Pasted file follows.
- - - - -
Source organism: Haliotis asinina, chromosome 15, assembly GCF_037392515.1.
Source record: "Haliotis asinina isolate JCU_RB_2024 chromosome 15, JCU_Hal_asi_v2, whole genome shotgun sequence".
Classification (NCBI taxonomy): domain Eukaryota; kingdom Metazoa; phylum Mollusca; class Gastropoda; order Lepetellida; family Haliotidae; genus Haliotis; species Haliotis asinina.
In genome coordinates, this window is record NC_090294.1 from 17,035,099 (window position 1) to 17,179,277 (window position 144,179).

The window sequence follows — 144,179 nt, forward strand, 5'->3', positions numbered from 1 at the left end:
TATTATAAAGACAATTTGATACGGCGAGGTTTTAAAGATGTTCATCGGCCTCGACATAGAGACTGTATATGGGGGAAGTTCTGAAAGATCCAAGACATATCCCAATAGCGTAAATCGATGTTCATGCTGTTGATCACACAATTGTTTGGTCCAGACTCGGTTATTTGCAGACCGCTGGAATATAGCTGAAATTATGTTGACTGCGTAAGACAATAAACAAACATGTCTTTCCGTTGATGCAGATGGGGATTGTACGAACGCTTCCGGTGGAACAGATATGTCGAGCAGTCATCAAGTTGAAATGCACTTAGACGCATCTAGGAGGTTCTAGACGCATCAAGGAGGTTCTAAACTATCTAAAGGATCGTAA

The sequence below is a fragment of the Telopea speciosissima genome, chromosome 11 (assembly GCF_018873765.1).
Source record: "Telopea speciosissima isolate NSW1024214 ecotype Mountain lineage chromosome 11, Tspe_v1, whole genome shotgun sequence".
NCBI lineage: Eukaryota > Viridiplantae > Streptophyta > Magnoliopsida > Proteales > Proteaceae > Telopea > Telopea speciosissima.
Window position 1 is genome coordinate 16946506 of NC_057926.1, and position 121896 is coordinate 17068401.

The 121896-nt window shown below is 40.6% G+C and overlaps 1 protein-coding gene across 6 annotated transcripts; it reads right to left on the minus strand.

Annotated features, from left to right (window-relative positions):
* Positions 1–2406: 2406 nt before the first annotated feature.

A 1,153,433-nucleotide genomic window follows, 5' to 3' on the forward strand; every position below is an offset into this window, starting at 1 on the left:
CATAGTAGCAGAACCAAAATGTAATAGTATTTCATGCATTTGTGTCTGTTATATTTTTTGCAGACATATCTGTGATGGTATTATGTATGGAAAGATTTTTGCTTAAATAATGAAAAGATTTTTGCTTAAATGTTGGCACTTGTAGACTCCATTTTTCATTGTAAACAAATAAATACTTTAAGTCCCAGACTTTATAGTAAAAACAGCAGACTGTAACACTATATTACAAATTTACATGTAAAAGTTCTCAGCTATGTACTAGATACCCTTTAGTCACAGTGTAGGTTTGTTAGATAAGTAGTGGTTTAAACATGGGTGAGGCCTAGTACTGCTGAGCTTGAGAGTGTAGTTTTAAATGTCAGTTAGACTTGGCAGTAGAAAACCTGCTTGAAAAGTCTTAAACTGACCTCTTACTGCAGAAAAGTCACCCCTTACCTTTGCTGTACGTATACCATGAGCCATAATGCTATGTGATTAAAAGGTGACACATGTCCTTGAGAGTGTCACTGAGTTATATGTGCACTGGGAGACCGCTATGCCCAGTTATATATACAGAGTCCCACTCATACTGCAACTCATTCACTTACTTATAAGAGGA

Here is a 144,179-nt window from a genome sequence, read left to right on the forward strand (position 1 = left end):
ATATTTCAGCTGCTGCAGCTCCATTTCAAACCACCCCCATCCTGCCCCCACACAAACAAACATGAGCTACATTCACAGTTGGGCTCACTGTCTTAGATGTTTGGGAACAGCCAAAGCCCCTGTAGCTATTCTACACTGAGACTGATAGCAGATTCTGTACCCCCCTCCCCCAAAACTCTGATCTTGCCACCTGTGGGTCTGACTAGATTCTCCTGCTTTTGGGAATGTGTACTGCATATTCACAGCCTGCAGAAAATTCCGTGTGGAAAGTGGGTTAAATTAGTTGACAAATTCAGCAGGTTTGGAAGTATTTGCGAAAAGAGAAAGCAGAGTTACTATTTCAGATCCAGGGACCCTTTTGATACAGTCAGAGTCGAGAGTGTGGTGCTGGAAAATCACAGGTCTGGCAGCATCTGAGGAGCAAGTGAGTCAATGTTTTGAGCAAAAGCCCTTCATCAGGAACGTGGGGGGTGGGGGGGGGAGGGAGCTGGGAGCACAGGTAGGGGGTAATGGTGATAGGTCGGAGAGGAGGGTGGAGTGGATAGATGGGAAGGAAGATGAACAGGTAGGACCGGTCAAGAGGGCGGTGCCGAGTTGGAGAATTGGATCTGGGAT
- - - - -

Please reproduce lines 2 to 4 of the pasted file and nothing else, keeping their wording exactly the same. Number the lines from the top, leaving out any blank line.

Source record: "Haliotis asinina isolate JCU_RB_2024 chromosome 15, JCU_Hal_asi_v2, whole genome shotgun sequence".
Classification (NCBI taxonomy): domain Eukaryota; kingdom Metazoa; phylum Mollusca; class Gastropoda; order Lepetellida; family Haliotidae; genus Haliotis; species Haliotis asinina.
In genome coordinates, this window is record NC_090294.1 from 17,035,099 (window position 1) to 17,179,277 (window position 144,179).